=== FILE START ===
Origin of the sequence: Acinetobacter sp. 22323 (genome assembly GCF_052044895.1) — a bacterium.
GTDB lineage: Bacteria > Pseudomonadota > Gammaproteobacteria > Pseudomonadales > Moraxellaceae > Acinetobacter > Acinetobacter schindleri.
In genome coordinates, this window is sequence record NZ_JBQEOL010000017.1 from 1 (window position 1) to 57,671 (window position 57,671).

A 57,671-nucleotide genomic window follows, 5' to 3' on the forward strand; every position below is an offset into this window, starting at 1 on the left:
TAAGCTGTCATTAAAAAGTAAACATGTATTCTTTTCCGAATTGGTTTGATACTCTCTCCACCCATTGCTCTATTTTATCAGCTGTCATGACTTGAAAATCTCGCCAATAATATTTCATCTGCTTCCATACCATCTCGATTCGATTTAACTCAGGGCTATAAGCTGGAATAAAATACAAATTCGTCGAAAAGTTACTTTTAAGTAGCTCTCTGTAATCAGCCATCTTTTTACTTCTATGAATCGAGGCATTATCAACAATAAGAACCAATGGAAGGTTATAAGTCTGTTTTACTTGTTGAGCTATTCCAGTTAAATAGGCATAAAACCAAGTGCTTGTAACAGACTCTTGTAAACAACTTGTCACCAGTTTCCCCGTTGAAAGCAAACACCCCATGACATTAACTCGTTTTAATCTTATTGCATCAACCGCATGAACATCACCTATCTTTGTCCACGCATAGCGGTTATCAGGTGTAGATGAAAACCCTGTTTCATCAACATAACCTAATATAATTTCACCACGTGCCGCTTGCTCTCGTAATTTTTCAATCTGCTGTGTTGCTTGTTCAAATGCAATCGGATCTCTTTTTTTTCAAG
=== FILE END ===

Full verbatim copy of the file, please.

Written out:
Origin of the sequence: Acinetobacter sp. 22323 (genome assembly GCF_052044895.1) — a bacterium.
GTDB lineage: Bacteria > Pseudomonadota > Gammaproteobacteria > Pseudomonadales > Moraxellaceae > Acinetobacter > Acinetobacter schindleri.
In genome coordinates, this window is sequence record NZ_JBQEOL010000017.1 from 1 (window position 1) to 57,671 (window position 57,671).

A 57,671-nucleotide genomic window follows, 5' to 3' on the forward strand; every position below is an offset into this window, starting at 1 on the left:
TAAGCTGTCATTAAAAAGTAAACATGTATTCTTTTCCGAATTGGTTTGATACTCTCTCCACCCATTGCTCTATTTTATCAGCTGTCATGACTTGAAAATCTCGCCAATAATATTTCATCTGCTTCCATACCATCTCGATTCGATTTAACTCAGGGCTATAAGCTGGAATAAAATACAAATTCGTCGAAAAGTTACTTTTAAGTAGCTCTCTGTAATCAGCCATCTTTTTACTTCTATGAATCGAGGCATTATCAACAATAAGAACCAATGGAAGGTTATAAGTCTGTTTTACTTGTTGAGCTATTCCAGTTAAATAGGCATAAAACCAAGTGCTTGTAACAGACTCTTGTAAACAACTTGTCACCAGTTTCCCCGTTGAAAGCAAACACCCCATGACATTAACTCGTTTTAATCTTATTGCATCAACCGCATGAACATCACCTATCTTTGTCCACGCATAGCGGTTATCAGGTGTAGATGAAAACCCTGTTTCATCAACATAACCTAATATAATTTCACCACGTGCCGCTTGCTCTCGTAATTTTTCAATCTGCTGTGTTGCTTGTTCAAATGCAATCGGATCTCTTTTTTTTCAAG